Porque eu não tinha nem a menor idea do que você quis dizer com isto. Como eu disse antes, isto só é minha interpretação do que você poderia querer dizer com isto: いやはや、背景にあるその白黒の写真4枚は花町が出来る私の通訳なんだ。

"通訳"?!?


http://www.kanji-a-day.com/dictionary/goi.php
つうやく 通訳 interpretation
:D.

O problema é que "paixão" não se pode traducir assim. É um problema lexical, uma falta muito fundamental de correspondencia entre as linguas.

Traduzir*
Digo e redigo que está como eu quero, talvez expressei-me mal; baseei-me em: http://www.kanji-a-day.com/dictionary/goi.php
Tenta compreender, que como já disse, eu não tenho aulas e as mínimas aulas ficam a 200km de distância, não é assim tão perto quanto isso.

Outra vez, o problema é mais grave do que você pensa. Não se pode dizer tão facilmente. Tem que dizer algo como:

芸者のような人間美は私にとって触れてはならないほどの尊いものです。

Pero, mesmo com isto, o sentido do que você quere dizer não se transmite muito bem. O lector japonês não poderá compreender

O que sugeres?

Em primeiro lugar, 女々しい quere dizer débil, efeminado, em um sentido infeliz. Tanbém tem problemas com a gramatica.

Com efeito, é normal que eu não compreenda a variedade de compreensões das palabras; aliás, tenho alguma dificuldade em usar algo afemeninado como débil :).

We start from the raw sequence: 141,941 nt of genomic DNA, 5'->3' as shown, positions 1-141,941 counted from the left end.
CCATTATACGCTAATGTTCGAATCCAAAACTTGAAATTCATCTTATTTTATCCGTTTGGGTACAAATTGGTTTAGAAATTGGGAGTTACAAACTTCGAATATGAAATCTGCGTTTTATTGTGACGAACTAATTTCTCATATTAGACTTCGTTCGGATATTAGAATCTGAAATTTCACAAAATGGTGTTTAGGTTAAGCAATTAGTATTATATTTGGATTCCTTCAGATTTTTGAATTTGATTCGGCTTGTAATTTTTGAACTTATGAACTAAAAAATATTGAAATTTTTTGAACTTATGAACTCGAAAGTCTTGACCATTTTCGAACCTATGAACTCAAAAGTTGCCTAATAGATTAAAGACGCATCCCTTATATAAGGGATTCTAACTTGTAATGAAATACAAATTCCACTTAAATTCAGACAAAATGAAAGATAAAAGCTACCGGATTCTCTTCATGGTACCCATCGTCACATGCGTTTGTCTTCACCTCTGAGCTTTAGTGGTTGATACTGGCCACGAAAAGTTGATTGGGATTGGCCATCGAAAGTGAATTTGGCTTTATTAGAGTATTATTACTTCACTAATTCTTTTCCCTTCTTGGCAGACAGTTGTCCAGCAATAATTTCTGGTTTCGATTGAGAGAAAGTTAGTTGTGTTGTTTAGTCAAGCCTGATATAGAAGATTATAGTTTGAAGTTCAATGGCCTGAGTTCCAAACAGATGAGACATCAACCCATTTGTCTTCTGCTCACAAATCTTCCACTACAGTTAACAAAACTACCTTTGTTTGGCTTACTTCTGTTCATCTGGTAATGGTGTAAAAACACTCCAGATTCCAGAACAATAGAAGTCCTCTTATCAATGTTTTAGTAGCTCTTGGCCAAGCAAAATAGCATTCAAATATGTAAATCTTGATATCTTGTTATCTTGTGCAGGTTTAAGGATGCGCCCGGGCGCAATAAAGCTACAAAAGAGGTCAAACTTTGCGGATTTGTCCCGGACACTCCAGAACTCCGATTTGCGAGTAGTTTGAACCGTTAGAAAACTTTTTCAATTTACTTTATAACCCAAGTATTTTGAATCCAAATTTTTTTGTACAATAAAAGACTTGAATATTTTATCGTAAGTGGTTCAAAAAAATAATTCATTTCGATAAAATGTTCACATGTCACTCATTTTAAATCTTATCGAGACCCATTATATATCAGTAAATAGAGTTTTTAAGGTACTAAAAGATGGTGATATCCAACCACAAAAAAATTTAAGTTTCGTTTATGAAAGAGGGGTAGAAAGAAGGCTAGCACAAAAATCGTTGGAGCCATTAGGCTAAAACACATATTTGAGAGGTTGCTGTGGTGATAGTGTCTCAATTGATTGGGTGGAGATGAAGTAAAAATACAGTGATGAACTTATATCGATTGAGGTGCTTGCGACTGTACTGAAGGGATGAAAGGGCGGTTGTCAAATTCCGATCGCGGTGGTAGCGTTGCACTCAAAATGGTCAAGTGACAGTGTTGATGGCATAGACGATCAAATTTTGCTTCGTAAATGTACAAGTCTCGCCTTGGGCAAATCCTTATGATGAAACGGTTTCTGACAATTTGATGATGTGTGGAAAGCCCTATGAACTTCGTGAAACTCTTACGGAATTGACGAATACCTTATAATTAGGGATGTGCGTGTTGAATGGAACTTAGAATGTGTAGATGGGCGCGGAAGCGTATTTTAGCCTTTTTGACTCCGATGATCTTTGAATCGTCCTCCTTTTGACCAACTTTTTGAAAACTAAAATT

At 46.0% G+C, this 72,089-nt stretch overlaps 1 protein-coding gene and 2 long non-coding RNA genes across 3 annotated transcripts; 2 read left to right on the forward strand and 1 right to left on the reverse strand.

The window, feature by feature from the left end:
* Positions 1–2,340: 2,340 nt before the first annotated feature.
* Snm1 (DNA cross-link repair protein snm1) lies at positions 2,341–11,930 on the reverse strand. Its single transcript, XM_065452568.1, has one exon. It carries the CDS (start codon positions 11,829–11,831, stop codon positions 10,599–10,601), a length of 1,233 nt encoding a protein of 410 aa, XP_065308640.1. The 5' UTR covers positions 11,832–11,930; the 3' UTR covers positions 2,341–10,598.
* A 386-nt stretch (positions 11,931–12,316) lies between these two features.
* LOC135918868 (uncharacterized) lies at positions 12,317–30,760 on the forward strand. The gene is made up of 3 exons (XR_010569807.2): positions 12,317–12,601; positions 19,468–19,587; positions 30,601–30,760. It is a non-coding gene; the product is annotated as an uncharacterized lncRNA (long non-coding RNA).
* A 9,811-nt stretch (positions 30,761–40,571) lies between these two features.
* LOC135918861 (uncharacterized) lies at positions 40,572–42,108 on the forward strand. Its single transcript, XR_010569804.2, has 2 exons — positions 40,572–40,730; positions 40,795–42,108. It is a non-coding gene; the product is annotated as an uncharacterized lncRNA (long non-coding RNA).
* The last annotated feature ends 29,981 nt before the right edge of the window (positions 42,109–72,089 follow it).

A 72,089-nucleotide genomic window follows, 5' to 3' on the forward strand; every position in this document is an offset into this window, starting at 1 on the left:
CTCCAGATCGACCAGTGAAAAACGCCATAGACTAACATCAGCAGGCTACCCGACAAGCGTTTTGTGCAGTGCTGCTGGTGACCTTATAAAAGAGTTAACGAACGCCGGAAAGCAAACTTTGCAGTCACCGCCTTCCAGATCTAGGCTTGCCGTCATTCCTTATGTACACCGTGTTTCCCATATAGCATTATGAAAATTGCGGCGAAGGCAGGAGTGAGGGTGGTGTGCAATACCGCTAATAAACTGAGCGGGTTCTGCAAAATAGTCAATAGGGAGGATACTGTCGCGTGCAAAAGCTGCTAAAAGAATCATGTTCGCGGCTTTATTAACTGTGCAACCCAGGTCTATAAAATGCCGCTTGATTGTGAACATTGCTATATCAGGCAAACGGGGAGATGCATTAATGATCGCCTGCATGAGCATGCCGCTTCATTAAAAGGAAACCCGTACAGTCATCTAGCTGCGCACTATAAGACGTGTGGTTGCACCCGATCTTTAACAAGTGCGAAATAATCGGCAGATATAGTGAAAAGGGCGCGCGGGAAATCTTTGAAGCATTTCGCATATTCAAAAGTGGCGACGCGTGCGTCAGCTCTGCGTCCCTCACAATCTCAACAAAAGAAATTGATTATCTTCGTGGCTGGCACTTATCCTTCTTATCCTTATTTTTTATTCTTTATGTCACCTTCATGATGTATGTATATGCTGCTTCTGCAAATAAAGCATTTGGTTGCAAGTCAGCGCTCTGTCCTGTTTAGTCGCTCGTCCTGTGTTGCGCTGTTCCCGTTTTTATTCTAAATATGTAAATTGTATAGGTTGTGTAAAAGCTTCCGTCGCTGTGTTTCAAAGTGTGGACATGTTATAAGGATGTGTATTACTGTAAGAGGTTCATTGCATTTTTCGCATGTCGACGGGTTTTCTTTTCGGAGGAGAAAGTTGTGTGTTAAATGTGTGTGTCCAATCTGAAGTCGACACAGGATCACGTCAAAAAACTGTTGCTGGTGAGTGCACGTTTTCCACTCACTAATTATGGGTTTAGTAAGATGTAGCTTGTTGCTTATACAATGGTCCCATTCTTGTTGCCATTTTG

--

Again, though 天空 has its own unique resonances, which are indeed poetic, but still out of place here. It would kind of be like saying "The heavenly vault (o firmamento) has always been my passion." It loses the Christian ring (although ironically the English translation gains it) if you use 天空 (as opposed to 天(そら) which definitely does sound/look Christian), but it's still wrong. Why not just say 空? What's there to emphasize? If you want to add something to make the word stand out, call it 青空. Or you could say something like 空には色々な表情があって、その1つ1つの表情を眺めて、私は昔からインスピレーションを受けました.

Seriously, though. You can't just will a literal translation to have the meaning you want. Japanese is a very, very different language. Learn to play by its rules.


I'm very determinated in leaving it, thank you. Will you please stop asking it? I never meant it to have any religious interpretation. It's to emphasize the fact that it's not mearly the sky as the chemicals but also something more ethereal - not religious, spiritual.

You actually think I don't know the differences are huge, but one has to start somewhere; no one can be perfect like you :).

空には色々な表情があって、その1つ1つの表情を眺めて I can't understand very well this part :S.


--

coco wrote:Regarding ~にとって, I think this page and Kgb4life-san's post ( 24 Jul 2008) of this page may help you.
I also hope vkladchik-san will kindly give us a detailed explanation.

Although I don't think you asked about いやはや in Portuguese,I am going to tell about it. 

いやはや is used when you are surprised or amazed at something that is beyond your expectation and it isn't a preferable situation to you. ( It is mostly used as a negative connotation.) Moreover, it is not a common interjection especially for young generation.
Therefore, I don't think いやはや is a suitable word in your context. 
As vkladchink-san said, さて is much better if you want to put an interjection.


Hmmm, ok, now I understood it, thank you. Oh and I'll look into that link now, thank you very much.